There is evidence that the poorest members of society and malnourished children are at risk. For some, vulnerability begins in the womb. Dr. David Barker’s theory, coined as Barker Hypothesis by the British Medical Journal in 1995, states that “maternal dietary imbalances” at the critical period of development of the womb can trigger an adaptive redistribution of the foetal resources in such a way that such adaptation and metabolism predispose individuals to NCDs like heart diseases, obesity and diabetes later in life.

According to WHO’s Global Status Report on Noncommunicable Diseases 2010, NCDs are sweeping the world and appear to be the leading factors behind death, killing more people every year than other causes combined. In the introduction to the report it is also mentioned that “of the 57 million deaths that occurred globally in 2008, 36 million ~ almost two-thirds ~ were due to NCDs, notably cardiovascular problems, cancer, diabetes and chronic lung diseases. The combined burden of such ailments is rising fastest among lower-income countries, populations and communities, where they impose large, avoidable costs in human, social and economic terms. About one-fourth of global NCD-related deaths take place before the age of 60.”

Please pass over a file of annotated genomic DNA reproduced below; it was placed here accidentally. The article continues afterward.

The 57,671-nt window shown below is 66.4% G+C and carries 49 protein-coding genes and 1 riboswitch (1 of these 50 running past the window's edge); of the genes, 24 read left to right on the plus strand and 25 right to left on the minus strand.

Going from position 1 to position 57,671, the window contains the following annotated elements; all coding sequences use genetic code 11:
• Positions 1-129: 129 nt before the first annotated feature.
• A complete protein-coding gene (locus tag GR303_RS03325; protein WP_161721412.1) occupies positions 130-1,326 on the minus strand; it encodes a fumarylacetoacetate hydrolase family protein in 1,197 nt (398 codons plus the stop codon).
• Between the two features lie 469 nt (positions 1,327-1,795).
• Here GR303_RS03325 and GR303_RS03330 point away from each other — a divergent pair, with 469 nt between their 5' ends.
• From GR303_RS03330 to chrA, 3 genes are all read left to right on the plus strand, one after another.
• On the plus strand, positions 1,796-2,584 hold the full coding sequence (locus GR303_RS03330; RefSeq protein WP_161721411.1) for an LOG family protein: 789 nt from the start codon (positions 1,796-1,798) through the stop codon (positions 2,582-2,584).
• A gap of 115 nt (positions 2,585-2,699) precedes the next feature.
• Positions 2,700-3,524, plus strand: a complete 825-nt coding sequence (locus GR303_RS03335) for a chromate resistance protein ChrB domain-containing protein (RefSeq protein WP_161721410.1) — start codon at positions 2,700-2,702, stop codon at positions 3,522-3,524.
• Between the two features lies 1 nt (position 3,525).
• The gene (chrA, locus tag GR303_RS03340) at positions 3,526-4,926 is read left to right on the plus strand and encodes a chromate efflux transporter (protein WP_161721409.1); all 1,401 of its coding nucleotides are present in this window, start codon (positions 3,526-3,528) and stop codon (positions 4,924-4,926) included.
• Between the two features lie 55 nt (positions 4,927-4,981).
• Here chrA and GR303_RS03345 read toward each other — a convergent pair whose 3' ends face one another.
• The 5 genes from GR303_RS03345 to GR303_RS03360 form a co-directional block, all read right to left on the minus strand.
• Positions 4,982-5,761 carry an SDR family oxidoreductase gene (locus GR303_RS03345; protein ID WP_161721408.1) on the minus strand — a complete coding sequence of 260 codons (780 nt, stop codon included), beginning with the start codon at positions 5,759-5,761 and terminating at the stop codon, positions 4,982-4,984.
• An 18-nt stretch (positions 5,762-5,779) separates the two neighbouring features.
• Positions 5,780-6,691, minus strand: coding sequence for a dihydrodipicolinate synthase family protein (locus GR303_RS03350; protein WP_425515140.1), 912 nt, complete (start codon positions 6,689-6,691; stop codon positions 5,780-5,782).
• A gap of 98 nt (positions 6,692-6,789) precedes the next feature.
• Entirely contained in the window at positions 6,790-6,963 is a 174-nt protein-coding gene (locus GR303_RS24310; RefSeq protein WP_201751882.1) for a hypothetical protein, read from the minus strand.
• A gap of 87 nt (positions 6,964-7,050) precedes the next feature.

Going by the updated statistics of WHO, NCDs kill about 40 million people each year, equivalent to 70 per cent of all deaths globally. And four groups of the most common diseases ~ cardiovascular, cancer, respiratory ailments and diabetes ~ account for over 80 per cent of all premature NCD deaths. The ailment not only affects health but also productivity and economic growth. It appears from the latest fac-sheet of WHO that every year 15 million people die from NCDs between the ages of 30 and 69 years; over 80 per cent of these ‘premature’ deaths occur in low and middle-income countries. Premature deaths, illnesses and disabilities at a young age impact heavily on socio-economic development and productivity. By 2020, it is predicted that NCDs will account for around 80 per cent of the global burden of disease, causing seven out of every ten deaths in developing countries, compared with less than half today. It is also feared in the report that among the poor people of low- and middle-income countries ‘a vicious cycle may ensure: poverty exposes people to behavioral risk factors for NCDs and ,in turn, the resulting NCDs may become an important driver to the downward spiral that leads families towards poverty. As a result, unless the NCD epidemic is aggressively confronted in the most heavily affected countries and communities, the its mounting impact will continue and the global objective of reducing poverty will be undermined.